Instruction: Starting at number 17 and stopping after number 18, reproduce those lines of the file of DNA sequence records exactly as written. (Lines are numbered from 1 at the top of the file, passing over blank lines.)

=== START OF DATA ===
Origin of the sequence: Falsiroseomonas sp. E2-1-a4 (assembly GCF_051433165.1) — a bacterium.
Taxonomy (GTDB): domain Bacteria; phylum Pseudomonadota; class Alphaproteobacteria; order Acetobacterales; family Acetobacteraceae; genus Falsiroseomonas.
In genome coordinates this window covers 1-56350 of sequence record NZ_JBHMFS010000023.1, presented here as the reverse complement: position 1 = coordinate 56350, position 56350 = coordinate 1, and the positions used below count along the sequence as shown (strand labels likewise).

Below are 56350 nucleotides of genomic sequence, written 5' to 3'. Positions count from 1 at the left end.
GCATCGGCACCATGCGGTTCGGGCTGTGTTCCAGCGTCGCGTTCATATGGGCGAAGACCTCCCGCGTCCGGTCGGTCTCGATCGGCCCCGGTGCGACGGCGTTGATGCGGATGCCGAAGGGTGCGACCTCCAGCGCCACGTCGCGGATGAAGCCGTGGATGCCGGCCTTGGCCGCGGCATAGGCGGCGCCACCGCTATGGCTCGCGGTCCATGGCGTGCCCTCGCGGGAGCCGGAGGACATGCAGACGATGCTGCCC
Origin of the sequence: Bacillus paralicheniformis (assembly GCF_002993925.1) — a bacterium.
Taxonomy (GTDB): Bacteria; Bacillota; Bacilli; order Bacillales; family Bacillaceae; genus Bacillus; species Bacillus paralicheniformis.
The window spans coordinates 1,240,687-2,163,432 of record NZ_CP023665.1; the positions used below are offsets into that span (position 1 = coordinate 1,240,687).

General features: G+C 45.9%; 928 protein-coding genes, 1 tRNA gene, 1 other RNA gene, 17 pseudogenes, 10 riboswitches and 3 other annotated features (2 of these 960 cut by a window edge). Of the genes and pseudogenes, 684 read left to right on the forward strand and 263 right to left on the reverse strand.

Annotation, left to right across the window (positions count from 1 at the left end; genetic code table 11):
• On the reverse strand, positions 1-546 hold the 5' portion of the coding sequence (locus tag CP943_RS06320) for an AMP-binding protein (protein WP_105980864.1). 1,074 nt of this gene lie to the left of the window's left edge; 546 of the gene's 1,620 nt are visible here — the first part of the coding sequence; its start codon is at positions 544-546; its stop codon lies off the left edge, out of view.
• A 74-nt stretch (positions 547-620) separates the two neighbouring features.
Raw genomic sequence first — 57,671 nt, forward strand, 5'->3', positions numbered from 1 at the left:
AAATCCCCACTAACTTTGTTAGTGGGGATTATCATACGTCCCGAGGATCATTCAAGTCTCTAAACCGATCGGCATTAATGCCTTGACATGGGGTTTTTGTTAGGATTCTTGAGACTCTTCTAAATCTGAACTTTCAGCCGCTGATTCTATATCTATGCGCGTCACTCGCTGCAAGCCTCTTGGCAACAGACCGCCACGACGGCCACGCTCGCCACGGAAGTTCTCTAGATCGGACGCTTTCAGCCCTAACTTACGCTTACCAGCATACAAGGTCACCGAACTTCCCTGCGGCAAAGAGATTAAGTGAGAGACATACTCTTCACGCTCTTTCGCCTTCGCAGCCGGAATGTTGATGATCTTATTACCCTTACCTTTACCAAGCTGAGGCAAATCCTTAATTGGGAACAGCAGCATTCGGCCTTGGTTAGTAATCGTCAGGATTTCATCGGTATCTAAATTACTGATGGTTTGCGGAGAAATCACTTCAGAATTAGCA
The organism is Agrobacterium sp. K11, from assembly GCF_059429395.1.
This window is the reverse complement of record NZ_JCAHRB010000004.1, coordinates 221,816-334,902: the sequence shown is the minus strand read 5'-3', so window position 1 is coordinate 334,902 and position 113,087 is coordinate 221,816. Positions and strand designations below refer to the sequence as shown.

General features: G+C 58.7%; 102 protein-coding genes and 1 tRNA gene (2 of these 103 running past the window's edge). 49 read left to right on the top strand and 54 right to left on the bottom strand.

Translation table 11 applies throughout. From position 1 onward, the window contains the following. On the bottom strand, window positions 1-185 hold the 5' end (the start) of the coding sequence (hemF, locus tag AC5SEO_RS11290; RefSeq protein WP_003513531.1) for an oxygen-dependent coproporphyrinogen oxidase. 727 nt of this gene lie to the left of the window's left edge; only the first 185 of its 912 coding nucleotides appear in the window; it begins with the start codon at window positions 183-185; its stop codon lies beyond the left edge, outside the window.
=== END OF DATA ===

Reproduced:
General features: G+C 58.7%; 102 protein-coding genes and 1 tRNA gene (2 of these 103 running past the window's edge). 49 read left to right on the top strand and 54 right to left on the bottom strand.

Translation table 11 applies throughout. From position 1 onward, the window contains the following. On the bottom strand, window positions 1-185 hold the 5' end (the start) of the coding sequence (hemF, locus tag AC5SEO_RS11290; RefSeq protein WP_003513531.1) for an oxygen-dependent coproporphyrinogen oxidase. 727 nt of this gene lie to the left of the window's left edge; only the first 185 of its 912 coding nucleotides appear in the window; it begins with the start codon at window positions 183-185; its stop codon lies beyond the left edge, outside the window.